I really do have to give one of those things a try for some cannabis extract. One significant problem with vapes is that portability is a PITA. But that will be a thing of the past in a couple of years.

      (apologies if the FDA thing is a repeat, I think I recall posting it here the other day.)

  • Duncan20903

    .
    .
    One other observation, due to my adversity to the word I’ve found that using variant spellings like merry wanna or merryjewanna can be very effective in adding an implication of denigration when writing a screed on the subject beyond the word’s origin.

    The queers intentionally disabled the offensiveness of that word by adopting it. Queer Nation is an example and those who initiated that particular movement IIRC. The assertion that one can’t be offended by another without consenting resonates loudly to me.

    http://en.wikipedia.org/wiki/Queer_Nation

  • claygooding

    Calling if marijuana inflames some but calling it pot could get you stoned,,,,,literally.

  • Matthew Meyer

    Steve Elliott says he’ll keep the term because of the way it indexes the 60s. But wasn’t “marihuana” or “marijuana” mostly the straight term? I think my dad always called it “dope” or “grass”. Should those be the terms we’re defending?

  • kant

    I actually disagree with you peter…well partically disagree. On a normal basis I couldn’t care less whether a person uses the term marijuana or cannabis (personally I use cannabis because it rolls off the tongue better).

    The part I disagree with you about is when it comes to specific names. There was this article I found last march that basically talks about the exact infighting you’re talking about.

    What I will fight about is when it comes to specific names of strains of cannabis. When it comes to strain names, I find it irritating that people want/try to change the names to make them more publicly acceptable. The reason is because someone, somewhere, spent time, money and their experience to develop the strain. To take someone else’s hard work and relabel it offends me. It would be like someone buying a create of coca cola and calling it something else because the name coca cola makes a reference to cocaine.

  • darkcycle

    I’m not convinced the hermaneutics of word selection has any impact at all on the arguement. I use the word marijuana as well as the word cannabis. It’s in the venacular and it’s proper, regardless of it’s racist overtones.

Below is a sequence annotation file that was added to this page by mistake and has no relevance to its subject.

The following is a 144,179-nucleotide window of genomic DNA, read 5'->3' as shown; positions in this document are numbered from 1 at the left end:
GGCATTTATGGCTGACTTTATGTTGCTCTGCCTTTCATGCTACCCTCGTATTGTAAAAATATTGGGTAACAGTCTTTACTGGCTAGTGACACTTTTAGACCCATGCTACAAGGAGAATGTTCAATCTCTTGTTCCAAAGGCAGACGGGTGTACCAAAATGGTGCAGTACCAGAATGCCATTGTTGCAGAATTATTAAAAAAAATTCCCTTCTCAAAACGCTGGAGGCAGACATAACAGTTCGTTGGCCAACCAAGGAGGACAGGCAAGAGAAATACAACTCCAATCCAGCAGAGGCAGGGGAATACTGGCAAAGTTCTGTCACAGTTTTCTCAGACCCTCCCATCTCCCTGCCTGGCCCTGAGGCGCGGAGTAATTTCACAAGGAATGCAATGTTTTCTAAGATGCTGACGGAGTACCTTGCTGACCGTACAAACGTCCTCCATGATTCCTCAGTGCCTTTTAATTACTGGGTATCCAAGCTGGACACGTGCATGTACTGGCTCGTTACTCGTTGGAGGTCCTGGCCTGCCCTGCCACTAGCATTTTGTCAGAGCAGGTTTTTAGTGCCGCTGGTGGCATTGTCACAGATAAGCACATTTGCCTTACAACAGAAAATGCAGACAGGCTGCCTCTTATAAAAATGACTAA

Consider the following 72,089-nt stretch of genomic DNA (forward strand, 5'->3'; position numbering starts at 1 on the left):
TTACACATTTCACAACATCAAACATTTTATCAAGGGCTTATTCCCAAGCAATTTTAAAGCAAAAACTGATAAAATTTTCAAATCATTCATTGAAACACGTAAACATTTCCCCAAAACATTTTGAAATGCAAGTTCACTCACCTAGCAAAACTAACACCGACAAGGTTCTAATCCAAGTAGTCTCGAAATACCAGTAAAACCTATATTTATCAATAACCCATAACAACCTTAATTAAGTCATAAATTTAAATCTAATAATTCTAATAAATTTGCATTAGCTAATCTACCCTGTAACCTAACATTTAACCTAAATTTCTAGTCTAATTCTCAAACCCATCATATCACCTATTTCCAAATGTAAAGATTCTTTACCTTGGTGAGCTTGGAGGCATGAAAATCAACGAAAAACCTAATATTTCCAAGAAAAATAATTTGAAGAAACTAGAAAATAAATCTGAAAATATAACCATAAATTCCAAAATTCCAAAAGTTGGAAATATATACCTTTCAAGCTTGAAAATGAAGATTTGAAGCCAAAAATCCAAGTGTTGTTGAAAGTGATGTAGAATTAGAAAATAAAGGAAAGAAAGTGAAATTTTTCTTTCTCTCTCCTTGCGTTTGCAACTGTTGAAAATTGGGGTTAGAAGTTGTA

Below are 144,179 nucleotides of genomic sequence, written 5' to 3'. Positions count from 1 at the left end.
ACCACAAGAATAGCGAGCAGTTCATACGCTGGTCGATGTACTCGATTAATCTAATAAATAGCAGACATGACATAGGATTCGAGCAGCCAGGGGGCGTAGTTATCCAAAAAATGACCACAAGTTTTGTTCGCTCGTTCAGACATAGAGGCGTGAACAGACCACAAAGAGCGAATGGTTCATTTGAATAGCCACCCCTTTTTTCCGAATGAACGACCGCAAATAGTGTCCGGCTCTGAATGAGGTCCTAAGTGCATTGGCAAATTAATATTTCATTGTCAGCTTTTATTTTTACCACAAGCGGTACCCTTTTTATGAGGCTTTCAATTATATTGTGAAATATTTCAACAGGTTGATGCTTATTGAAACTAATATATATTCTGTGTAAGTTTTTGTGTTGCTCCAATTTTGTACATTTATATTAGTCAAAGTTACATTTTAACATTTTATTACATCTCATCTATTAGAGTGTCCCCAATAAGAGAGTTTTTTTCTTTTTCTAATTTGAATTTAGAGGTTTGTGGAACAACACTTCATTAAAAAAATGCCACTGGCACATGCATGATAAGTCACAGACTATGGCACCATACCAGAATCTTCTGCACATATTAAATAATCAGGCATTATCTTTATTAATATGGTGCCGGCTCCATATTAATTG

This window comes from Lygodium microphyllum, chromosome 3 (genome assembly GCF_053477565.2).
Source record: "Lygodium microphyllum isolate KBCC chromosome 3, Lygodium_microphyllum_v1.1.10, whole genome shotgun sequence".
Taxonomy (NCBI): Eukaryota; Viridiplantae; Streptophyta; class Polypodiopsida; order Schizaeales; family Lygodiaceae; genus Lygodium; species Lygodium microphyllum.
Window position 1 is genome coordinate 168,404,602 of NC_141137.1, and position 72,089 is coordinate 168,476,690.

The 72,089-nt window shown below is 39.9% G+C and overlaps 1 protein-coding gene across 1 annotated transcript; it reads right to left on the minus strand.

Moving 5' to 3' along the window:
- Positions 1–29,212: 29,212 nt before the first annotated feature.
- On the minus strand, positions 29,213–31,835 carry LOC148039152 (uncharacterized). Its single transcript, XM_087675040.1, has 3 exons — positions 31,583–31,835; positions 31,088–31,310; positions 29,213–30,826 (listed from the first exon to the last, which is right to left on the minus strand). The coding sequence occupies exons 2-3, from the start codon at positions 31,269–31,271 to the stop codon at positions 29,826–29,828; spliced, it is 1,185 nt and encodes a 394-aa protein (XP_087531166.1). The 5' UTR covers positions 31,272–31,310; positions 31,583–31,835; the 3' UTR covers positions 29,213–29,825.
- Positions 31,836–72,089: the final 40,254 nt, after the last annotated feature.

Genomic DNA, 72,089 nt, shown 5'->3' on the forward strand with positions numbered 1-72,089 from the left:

It is wholly incorrect and a false analogy to equate it to words like the “N” word. It is a slur against a plant (that has rascist origins, I’ll agree), not a label for a class of person. It would be realistic to equate “wetback” or “beaner” to such racial slurs, not marijuana. Nobody ever called a person or a race “marijuana” to belittle or denigrate them.
    And DdC, you’re out of line…again.

  • TrebleBass

    I think it does matter what we call it. Cannabis is good when implying the respect the plant deserves, and we should overall strive to get more people to call it that. But marijuana is what most people know it as, and sometimes it might be more effective (imo), when someone who’s anti-pot has been saying bad things about it, to answer their posts with the word they themselves use. They have this horrible “marijuana” in their minds, and that’s directly what we want to aim at when we want to change something in their minds. When we introduce the word ourselves, though, we should use cannabis.

    Although there’s also the aspect of just using the word that comes to mind first, and I grew up with the word marijuana (before I even smoked it). I personally don’t want to restrict my own freedom to use whatever word happens to come to mind. Marijuana is also historically what it has been known as for a long time, and that has some kind of value too. But cannabis really is a better word in terms of the respect the plant deserves.

  • malcolm kyle

    All the good stuff has already been said so I’ve nothing to add.

    A U.S. Border Patrol agent was fired last week for saying in a casual conversation that legalizing and regulating drugs would help stop cartel violence along the southern border with Mexico. A single comment founded in good logic and good faith has brought the hammer of “justice” down on a federal employee. This is the stink of fascism, and it’s creeping faster than ever.

    Utah police recently shot and killed a man while raiding his parents’ home in search of drugs. One of the officers, seeing that the man was holding a golf club, fired three shots into the man’s chest without demanding that he put down the club. The officer (who was probably wearing body armor) thought that the golf club was a sword. This isn’t Call of Duty 4: Modern Warfare, pigs. These are people’s lives. The kicker to this story is that these uniformed gangsters couldn’t even remember to bring the warrant to the house that they would soon turn into a gruesome murder scene.